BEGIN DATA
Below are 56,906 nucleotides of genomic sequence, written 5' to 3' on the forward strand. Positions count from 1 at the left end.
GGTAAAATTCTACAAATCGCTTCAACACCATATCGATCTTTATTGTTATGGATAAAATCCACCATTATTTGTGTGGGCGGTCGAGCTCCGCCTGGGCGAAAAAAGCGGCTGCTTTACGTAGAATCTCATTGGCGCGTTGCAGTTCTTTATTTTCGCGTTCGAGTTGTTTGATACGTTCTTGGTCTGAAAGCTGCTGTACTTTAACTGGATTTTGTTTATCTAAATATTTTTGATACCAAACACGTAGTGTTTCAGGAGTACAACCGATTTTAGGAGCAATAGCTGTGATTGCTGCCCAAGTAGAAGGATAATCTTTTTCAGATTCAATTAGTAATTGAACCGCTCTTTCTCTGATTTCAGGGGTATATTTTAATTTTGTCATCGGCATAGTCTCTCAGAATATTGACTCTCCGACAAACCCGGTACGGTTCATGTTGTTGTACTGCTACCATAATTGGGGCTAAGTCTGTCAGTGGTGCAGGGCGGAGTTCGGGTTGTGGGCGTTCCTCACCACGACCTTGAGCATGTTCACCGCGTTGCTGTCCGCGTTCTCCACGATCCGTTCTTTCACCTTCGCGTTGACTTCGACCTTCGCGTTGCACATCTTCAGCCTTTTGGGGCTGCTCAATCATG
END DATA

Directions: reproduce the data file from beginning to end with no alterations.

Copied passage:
Below are 56,906 nucleotides of genomic sequence, written 5' to 3' on the forward strand. Positions count from 1 at the left end.
GGTAAAATTCTACAAATCGCTTCAACACCATATCGATCTTTATTGTTATGGATAAAATCCACCATTATTTGTGTGGGCGGTCGAGCTCCGCCTGGGCGAAAAAAGCGGCTGCTTTACGTAGAATCTCATTGGCGCGTTGCAGTTCTTTATTTTCGCGTTCGAGTTGTTTGATACGTTCTTGGTCTGAAAGCTGCTGTACTTTAACTGGATTTTGTTTATCTAAATATTTTTGATACCAAACACGTAGTGTTTCAGGAGTACAACCGATTTTAGGAGCAATAGCTGTGATTGCTGCCCAAGTAGAAGGATAATCTTTTTCAGATTCAATTAGTAATTGAACCGCTCTTTCTCTGATTTCAGGGGTATATTTTAATTTTGTCATCGGCATAGTCTCTCAGAATATTGACTCTCCGACAAACCCGGTACGGTTCATGTTGTTGTACTGCTACCATAATTGGGGCTAAGTCTGTCAGTGGTGCAGGGCGGAGTTCGGGTTGTGGGCGTTCCTCACCACGACCTTGAGCATGTTCACCGCGTTGCTGTCCGCGTTCTCCACGATCCGTTCTTTCACCTTCGCGTTGACTTCGACCTTCGCGTTGCACATCTTCAGCCTTTTGGGGCTGCTCAATCATG